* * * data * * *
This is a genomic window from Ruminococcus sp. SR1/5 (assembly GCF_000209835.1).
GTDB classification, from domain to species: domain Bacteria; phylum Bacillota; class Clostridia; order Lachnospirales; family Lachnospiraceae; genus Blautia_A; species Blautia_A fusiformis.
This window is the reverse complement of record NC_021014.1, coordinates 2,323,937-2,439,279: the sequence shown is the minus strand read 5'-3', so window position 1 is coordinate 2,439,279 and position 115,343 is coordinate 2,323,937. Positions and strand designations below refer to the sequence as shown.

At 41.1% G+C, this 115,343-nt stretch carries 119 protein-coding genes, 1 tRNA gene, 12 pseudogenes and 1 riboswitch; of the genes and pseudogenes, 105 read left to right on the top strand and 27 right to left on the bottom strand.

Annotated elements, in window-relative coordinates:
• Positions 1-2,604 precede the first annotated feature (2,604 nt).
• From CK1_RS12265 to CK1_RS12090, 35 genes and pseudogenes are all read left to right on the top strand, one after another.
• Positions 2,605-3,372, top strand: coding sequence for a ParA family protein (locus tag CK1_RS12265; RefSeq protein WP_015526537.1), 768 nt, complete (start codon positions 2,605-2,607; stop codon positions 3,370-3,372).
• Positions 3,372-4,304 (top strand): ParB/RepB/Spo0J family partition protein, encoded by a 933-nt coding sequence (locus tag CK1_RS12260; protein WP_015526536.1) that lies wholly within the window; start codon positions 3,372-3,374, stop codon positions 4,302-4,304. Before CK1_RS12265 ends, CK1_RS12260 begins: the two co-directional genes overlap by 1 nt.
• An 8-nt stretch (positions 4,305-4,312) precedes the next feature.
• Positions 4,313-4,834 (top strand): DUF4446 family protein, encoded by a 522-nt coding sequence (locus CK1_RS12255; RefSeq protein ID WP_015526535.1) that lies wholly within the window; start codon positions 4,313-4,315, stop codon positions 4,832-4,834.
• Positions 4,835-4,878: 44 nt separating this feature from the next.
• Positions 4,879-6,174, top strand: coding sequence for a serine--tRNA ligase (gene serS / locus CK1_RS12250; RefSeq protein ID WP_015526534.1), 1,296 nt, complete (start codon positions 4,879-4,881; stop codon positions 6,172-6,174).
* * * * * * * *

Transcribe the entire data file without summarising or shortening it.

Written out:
This is a genomic window from Ruminococcus sp. SR1/5 (assembly GCF_000209835.1).
GTDB classification, from domain to species: domain Bacteria; phylum Bacillota; class Clostridia; order Lachnospirales; family Lachnospiraceae; genus Blautia_A; species Blautia_A fusiformis.
This window is the reverse complement of record NC_021014.1, coordinates 2,323,937-2,439,279: the sequence shown is the minus strand read 5'-3', so window position 1 is coordinate 2,439,279 and position 115,343 is coordinate 2,323,937. Positions and strand designations below refer to the sequence as shown.

At 41.1% G+C, this 115,343-nt stretch carries 119 protein-coding genes, 1 tRNA gene, 12 pseudogenes and 1 riboswitch; of the genes and pseudogenes, 105 read left to right on the top strand and 27 right to left on the bottom strand.

Annotated elements, in window-relative coordinates:
• Positions 1-2,604 precede the first annotated feature (2,604 nt).
• From CK1_RS12265 to CK1_RS12090, 35 genes and pseudogenes are all read left to right on the top strand, one after another.
• Positions 2,605-3,372, top strand: coding sequence for a ParA family protein (locus tag CK1_RS12265; RefSeq protein WP_015526537.1), 768 nt, complete (start codon positions 2,605-2,607; stop codon positions 3,370-3,372).
• Positions 3,372-4,304 (top strand): ParB/RepB/Spo0J family partition protein, encoded by a 933-nt coding sequence (locus tag CK1_RS12260; protein WP_015526536.1) that lies wholly within the window; start codon positions 3,372-3,374, stop codon positions 4,302-4,304. Before CK1_RS12265 ends, CK1_RS12260 begins: the two co-directional genes overlap by 1 nt.
• An 8-nt stretch (positions 4,305-4,312) precedes the next feature.
• Positions 4,313-4,834 (top strand): DUF4446 family protein, encoded by a 522-nt coding sequence (locus CK1_RS12255; RefSeq protein ID WP_015526535.1) that lies wholly within the window; start codon positions 4,313-4,315, stop codon positions 4,832-4,834.
• Positions 4,835-4,878: 44 nt separating this feature from the next.
• Positions 4,879-6,174, top strand: coding sequence for a serine--tRNA ligase (gene serS / locus CK1_RS12250; RefSeq protein ID WP_015526534.1), 1,296 nt, complete (start codon positions 4,879-4,881; stop codon positions 6,172-6,174).